“What did I just say?” Shawn said. “I can’t remember that far back. We’d better rewind the tape.” He made a series of noises that Gus assumed were meant to approximate the sound of an audiotape rewinding. “No, really, Gus isn’t a complete dweeb. He just comes across that way. You should go out with him.” Shawn stopped. “Sorry. Ran that tape back too far. That was when I was talking to that blond sales rep at your company Christmas party.”
“I didn’t invite you to that party,” Gus said, the humiliation over the recent past momentarily eclipsing his fear of the near future.
“Don’t I know it,” Shawn said. “And let me tell you, that was one tough ticket. I think I had to walk almost all the way up to the door before they let me in.”
“In fact,” Gus said, as the memories came rushing back, “I didn’t even go myself. We were supposed to be on a stakeout that night. Instead, I was alone, because you said you were watching the rear entrance while I was covering the front.”
“I stake much better on a full stomach,” Shawn said. “Besides, that was the wrong part of the tape. Here.” Shawn made a slightly different set of noises to indicate that the tape was now fast-forwarding. “Here it is: ‘We’re not landing at an airport.’ Although I can see how you got confused. Most of the time it’s not worth listening to the second half of a sentence, anyway.”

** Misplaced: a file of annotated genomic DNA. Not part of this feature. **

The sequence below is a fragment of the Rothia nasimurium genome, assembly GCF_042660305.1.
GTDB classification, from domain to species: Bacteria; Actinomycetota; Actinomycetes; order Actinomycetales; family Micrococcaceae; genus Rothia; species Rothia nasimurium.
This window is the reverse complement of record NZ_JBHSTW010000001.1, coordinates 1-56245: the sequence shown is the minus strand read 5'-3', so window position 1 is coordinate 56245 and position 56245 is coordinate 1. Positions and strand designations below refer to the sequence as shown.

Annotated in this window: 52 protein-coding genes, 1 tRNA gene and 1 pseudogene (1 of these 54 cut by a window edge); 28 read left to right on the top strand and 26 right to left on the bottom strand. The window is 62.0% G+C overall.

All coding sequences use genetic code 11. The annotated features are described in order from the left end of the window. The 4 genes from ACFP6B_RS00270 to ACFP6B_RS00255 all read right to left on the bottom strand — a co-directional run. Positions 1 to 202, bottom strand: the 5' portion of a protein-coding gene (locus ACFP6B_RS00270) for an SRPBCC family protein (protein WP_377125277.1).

Gus thought through his options and decided which of these subjects he wanted to talk about the least. Eliminating both the Christmas party and Shawn’s victory in the rhetorical battle, that left only asking exactly what he had meant. “So where are we going to land?” Gus said. “A petting zoo?”
“Probably something like that,” Shawn said. “I’d guess it would be a farm out in the countryside that just happens to have a long paved road right through the middle leading directly to a barn with suspiciously wide doors.”
“And you know this because you had a chance to study the flight plan, I suppose,” Gus said.
“I know it because it’s the only way a smuggler like Flaxman Low is going to be able to get his loot in and out of the country,” Shawn said. “He’s probably got some people on his payroll at air traffic control, too.”
“You keep saying he’s a smuggler and a forger,” Gus said. “But I didn’t see any evidence of that.”